Concerns have also been raised that a system of individual transaction tax may be significantly more difficult to administer than the balance sheet approach with a taxation viewpoint having to be taken in respect of each transaction rather than a singular view at the end of the financial year. This point has been examined further by the IMF, however, who released a paper refuting these administrating problems.6

Negative feedback has also been received from groups who believe that the implementation of the financial transaction tax in Europe, without similar provisions in other banking centres around the world, would create a large competitive disadvantage for European centres. City of London officials have expressed concern that up to 80% of income raised from the financial transaction tax could come from transactions based in London. This warning has been echoed by the chief executive of Icap, one of the world’s largest inter-dealer brokers, who announced that they would swiftly move their main operations away from Europe if the tax was to be implemented. The UK Treasury has also indicated that it would strongly resist any financial transaction tax that is not implemented globally. Additionally, a House of Lords sub-committee inquiry has been launched to investigate the proposed tax, and is currently requesting comments on the potential impact and effectiveness of the proposal in the UK.7 Any responses to the call for comments should be made by 7 November 2011.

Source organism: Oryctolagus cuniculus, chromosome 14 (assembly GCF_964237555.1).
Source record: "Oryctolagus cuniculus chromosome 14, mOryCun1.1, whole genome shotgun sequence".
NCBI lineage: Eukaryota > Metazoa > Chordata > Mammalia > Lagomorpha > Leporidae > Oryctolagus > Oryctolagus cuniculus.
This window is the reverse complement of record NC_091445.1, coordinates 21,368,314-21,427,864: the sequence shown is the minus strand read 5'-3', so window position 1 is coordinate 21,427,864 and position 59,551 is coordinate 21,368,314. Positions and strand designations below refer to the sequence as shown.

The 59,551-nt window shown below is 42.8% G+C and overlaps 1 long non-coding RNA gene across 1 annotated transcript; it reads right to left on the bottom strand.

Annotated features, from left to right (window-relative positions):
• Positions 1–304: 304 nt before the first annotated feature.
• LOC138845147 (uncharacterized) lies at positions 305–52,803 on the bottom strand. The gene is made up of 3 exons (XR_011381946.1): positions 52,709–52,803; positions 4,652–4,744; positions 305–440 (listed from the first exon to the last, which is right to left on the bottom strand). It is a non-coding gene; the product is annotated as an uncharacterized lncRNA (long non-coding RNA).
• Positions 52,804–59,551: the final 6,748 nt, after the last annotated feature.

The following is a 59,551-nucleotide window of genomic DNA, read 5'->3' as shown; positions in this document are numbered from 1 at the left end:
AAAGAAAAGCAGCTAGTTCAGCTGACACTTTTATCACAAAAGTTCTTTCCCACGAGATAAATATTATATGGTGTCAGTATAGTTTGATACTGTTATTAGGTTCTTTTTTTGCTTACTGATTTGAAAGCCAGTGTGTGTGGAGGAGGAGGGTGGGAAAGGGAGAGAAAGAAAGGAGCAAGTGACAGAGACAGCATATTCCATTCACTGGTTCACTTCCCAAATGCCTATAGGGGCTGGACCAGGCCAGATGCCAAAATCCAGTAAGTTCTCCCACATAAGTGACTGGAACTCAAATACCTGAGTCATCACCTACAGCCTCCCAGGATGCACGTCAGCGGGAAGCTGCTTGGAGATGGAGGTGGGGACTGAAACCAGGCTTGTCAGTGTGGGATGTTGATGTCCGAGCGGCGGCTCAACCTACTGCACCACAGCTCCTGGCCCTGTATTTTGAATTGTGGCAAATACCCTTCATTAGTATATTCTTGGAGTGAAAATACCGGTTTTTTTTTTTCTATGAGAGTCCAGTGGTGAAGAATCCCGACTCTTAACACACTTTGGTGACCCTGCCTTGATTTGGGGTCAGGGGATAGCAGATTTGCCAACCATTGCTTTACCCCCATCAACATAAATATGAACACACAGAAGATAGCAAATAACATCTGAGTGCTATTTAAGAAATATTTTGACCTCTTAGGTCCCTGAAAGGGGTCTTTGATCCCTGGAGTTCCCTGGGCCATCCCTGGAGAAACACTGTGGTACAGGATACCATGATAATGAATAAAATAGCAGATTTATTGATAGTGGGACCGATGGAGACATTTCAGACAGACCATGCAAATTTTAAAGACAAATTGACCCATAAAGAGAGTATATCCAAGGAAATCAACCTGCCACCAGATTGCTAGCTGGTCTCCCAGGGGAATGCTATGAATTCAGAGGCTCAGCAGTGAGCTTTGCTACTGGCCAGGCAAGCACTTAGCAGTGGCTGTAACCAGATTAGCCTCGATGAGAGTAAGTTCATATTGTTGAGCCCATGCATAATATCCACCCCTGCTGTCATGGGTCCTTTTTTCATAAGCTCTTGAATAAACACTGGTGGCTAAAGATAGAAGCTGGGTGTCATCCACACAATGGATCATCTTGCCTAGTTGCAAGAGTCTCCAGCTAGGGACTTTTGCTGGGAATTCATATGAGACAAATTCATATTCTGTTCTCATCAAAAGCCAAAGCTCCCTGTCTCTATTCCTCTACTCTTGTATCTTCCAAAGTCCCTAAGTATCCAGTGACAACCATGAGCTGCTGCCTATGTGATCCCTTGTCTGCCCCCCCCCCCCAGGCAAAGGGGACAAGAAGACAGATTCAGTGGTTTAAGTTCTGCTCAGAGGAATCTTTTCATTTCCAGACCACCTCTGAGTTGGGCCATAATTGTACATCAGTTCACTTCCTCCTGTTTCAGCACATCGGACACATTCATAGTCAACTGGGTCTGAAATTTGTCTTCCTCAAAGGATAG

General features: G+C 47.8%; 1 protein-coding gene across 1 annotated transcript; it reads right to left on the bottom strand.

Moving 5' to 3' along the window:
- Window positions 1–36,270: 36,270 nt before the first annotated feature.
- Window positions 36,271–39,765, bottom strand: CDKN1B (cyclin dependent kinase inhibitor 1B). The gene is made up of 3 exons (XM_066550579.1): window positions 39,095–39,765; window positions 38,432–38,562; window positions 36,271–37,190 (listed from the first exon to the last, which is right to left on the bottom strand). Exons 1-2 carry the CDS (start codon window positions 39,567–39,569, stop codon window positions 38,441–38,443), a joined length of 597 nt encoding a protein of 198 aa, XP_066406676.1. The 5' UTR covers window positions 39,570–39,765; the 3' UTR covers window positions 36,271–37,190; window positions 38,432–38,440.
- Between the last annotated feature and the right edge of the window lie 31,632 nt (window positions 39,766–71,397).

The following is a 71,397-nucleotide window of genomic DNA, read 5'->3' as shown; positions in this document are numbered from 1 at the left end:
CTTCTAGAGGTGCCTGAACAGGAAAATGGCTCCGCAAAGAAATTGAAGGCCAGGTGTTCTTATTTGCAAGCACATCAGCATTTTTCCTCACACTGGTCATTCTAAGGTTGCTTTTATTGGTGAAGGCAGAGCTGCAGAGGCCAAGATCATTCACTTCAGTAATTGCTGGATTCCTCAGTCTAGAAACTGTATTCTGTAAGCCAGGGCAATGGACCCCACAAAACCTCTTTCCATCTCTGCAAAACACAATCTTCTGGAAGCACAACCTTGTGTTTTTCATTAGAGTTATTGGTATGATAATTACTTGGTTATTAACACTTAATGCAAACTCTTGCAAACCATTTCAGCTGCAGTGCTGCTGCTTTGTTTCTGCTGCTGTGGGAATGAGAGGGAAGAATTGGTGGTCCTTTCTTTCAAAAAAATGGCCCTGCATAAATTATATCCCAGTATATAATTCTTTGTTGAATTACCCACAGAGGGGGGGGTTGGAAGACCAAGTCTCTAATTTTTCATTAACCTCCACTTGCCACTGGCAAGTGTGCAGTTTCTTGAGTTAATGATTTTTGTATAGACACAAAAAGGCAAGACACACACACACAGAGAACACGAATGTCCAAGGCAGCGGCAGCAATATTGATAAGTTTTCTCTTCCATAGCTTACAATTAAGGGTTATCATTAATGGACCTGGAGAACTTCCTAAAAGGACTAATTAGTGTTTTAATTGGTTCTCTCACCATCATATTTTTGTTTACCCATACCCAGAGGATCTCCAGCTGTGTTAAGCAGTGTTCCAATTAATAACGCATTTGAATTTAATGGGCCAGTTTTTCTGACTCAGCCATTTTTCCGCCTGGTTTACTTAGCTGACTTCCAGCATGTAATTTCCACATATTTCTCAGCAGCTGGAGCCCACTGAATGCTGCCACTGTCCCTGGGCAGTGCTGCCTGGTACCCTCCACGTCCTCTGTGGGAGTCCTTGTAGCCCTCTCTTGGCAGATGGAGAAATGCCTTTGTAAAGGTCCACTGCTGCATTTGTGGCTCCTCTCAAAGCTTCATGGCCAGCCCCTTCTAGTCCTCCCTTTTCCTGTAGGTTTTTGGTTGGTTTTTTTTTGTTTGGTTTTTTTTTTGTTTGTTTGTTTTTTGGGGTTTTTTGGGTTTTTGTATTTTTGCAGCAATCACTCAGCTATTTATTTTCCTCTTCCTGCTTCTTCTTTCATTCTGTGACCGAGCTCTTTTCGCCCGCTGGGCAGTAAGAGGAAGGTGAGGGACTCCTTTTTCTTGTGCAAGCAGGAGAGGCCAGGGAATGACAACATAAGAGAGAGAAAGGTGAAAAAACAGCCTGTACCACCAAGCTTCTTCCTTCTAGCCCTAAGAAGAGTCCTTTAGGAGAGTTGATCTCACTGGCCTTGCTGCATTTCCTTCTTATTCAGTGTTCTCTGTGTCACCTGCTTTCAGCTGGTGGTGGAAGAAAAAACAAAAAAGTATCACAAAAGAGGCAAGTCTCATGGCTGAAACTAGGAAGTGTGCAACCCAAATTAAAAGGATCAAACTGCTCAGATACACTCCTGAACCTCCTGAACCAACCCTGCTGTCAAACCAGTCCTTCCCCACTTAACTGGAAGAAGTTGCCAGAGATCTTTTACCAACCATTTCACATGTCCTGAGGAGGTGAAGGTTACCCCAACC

The proposal has received some support, however. The French and German governments, having led the calls for transaction taxation in the Commission have stressed its importance; and other nations, including Austria, Belgium, Norway and Spain, are known to support the proposal. The proposal has also received some degree of public support with humanitarian group, Oxfam, pushing for the funds to be used to ‘increase justice and provide funding for environmental and social goals’.

The Future

The Commission proposal requires unanimity from the 27 Member States in order to pass. As noted above, the UK government has expressed strong views about the negative impact of the tax and would be expected to use its power of veto to block the implementation of this proposal, unless the tax was to be introduced globally.

Similarly, the Swedish Finance Minister has also stated his concerns about how a non-global implementation would drive financial institutions to other areas of the world.

The likelihood of the tax being agreed upon globally by the G20 seems unlikely, with the United States currently adverse to such a transaction tax. Therefore, without global consent, and the UK willing to use its right to veto against the proposal, it seems unlikely that the proposal will be brought into effect across the entire EU.

At the same time, it is clear that the concept of a financial transactions tax has much support within the Commission and significant political support from within the EU. It should therefore be assumed that the efforts to introduce a tax along the lines of the proposal will continue. One option that the Commission has suggested that it would consider if the UK did exercise its right of veto would be to implement the taxation initially in the Euro-zone. Such a proposal would still be likely to have an impact on UK entities entering into transactions with counterparties located in the Eurozone without the UK obtaining any share of tax revenues. Conversely, such a step may result in more business being transferred to the UK exchanges. A successful implementation of the tax, even in a reduced geographical area, might provide support for the tax and persuasion for global implementation at future meetings of the G20.